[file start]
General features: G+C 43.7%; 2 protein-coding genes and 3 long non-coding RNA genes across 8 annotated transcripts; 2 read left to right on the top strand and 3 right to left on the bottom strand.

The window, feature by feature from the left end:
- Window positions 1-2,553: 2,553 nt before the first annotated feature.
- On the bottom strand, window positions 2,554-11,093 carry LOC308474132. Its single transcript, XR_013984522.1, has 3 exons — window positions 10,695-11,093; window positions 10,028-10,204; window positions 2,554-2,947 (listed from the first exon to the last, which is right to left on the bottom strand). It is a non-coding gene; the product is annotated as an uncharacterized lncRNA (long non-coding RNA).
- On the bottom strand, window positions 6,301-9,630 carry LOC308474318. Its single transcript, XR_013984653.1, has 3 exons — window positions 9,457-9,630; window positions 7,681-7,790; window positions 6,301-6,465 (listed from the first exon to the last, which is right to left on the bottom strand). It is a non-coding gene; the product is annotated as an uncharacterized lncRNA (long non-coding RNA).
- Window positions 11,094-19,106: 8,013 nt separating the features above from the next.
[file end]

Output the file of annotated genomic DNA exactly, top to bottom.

General features: G+C 43.7%; 2 protein-coding genes and 3 long non-coding RNA genes across 8 annotated transcripts; 2 read left to right on the top strand and 3 right to left on the bottom strand.

The window, feature by feature from the left end:
- Window positions 1-2,553: 2,553 nt before the first annotated feature.
- On the bottom strand, window positions 2,554-11,093 carry LOC308474132. Its single transcript, XR_013984522.1, has 3 exons — window positions 10,695-11,093; window positions 10,028-10,204; window positions 2,554-2,947 (listed from the first exon to the last, which is right to left on the bottom strand). It is a non-coding gene; the product is annotated as an uncharacterized lncRNA (long non-coding RNA).
- On the bottom strand, window positions 6,301-9,630 carry LOC308474318. Its single transcript, XR_013984653.1, has 3 exons — window positions 9,457-9,630; window positions 7,681-7,790; window positions 6,301-6,465 (listed from the first exon to the last, which is right to left on the bottom strand). It is a non-coding gene; the product is annotated as an uncharacterized lncRNA (long non-coding RNA).
- Window positions 11,094-19,106: 8,013 nt separating the features above from the next.